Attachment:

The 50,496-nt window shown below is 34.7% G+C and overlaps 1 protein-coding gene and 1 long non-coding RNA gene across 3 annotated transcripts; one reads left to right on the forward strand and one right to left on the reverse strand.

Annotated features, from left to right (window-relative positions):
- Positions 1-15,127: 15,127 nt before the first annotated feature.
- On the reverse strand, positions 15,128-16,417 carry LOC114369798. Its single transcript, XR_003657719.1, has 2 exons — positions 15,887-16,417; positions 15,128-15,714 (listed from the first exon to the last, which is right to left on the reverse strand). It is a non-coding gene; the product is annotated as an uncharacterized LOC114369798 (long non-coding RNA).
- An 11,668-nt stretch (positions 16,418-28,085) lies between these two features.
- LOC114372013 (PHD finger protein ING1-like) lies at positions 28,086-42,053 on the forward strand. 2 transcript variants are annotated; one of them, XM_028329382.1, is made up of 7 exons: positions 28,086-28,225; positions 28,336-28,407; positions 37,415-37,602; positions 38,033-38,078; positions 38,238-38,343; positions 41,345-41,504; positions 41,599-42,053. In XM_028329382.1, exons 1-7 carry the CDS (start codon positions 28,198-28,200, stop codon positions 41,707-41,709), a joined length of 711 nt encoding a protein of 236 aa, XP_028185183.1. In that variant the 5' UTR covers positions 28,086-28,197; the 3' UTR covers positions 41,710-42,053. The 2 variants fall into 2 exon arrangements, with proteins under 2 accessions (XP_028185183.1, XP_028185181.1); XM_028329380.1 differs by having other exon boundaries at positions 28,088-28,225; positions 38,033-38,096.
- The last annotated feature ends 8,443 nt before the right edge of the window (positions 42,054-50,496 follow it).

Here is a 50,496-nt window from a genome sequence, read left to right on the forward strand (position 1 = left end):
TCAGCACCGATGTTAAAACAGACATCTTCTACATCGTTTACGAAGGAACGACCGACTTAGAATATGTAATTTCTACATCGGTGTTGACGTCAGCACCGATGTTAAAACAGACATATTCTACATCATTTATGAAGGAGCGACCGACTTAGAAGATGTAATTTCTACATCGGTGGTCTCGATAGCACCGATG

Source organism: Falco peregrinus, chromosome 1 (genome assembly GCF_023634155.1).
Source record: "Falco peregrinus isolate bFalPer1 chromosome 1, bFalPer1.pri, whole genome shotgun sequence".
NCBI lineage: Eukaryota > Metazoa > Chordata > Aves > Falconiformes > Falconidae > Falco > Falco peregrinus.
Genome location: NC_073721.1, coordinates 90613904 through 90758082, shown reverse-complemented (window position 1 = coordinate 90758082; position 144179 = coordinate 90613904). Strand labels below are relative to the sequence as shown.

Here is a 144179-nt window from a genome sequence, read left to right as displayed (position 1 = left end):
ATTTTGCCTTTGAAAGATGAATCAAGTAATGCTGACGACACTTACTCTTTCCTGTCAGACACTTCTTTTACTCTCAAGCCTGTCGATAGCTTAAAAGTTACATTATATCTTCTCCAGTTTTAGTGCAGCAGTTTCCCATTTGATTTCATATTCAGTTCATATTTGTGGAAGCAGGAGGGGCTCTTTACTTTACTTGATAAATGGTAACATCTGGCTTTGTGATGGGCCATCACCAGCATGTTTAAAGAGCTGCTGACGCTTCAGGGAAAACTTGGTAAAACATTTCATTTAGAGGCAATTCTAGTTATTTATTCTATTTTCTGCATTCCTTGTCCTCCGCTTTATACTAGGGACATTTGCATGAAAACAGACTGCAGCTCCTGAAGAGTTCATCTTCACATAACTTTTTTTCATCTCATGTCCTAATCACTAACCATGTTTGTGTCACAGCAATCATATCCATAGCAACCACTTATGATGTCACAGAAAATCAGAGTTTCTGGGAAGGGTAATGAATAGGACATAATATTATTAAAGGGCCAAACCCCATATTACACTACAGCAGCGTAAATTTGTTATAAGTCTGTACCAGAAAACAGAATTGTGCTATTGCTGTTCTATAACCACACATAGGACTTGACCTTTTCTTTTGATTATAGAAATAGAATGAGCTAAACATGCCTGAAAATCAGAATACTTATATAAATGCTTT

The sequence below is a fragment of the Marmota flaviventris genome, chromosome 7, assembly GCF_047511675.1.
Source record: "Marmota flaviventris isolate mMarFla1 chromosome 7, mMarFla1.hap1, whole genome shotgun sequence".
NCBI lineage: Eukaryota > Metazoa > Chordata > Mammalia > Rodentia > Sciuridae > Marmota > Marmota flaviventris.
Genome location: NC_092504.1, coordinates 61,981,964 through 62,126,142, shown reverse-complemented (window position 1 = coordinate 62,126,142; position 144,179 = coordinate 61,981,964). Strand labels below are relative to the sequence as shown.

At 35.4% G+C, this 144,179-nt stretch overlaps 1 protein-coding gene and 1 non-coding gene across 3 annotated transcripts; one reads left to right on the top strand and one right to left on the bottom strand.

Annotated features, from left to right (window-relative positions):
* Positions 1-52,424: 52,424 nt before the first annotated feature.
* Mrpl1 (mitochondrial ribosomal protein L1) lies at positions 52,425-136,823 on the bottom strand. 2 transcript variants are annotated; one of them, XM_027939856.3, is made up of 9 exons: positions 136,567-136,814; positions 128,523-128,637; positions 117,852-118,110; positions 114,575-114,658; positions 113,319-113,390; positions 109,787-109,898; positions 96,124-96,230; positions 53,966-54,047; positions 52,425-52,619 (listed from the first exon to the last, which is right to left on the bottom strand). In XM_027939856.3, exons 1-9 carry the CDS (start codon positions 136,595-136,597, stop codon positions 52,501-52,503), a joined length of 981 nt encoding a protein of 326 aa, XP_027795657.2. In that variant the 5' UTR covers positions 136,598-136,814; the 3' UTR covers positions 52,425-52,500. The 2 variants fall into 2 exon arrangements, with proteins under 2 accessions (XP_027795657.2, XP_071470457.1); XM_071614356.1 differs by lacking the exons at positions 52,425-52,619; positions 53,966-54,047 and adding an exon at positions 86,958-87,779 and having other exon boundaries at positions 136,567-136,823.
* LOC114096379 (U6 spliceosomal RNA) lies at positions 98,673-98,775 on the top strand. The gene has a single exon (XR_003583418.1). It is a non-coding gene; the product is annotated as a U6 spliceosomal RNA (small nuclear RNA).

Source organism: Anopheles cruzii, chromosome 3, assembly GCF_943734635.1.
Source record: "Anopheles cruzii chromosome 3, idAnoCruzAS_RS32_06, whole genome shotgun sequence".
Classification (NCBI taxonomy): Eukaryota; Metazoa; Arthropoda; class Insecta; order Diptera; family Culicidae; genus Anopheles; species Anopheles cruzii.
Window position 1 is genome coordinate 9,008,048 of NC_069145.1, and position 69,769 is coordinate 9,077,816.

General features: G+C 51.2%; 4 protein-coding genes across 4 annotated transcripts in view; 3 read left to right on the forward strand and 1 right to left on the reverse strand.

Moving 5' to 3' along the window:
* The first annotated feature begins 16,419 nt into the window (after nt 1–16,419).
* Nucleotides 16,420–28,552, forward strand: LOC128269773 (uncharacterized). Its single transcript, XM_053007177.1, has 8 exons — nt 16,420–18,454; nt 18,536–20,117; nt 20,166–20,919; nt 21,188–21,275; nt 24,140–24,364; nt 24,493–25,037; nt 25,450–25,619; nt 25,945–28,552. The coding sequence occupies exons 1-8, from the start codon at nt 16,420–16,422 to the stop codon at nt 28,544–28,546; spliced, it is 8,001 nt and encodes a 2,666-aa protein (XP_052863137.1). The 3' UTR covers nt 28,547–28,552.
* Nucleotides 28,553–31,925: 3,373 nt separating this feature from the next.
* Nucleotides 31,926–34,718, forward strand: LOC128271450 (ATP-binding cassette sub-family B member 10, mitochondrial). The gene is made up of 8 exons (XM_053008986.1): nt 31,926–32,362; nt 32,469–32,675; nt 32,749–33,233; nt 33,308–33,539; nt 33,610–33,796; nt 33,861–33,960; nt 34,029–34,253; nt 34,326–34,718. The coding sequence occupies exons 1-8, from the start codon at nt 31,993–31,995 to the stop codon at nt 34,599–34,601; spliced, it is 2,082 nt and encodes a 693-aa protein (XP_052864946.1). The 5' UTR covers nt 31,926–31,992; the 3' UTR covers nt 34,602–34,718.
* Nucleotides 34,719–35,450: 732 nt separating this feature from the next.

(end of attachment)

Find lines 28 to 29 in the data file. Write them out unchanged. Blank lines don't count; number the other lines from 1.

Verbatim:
Window position 1 is genome coordinate 9,008,048 of NC_069145.1, and position 69,769 is coordinate 9,077,816.

General features: G+C 51.2%; 4 protein-coding genes across 4 annotated transcripts in view; 3 read left to right on the forward strand and 1 right to left on the reverse strand.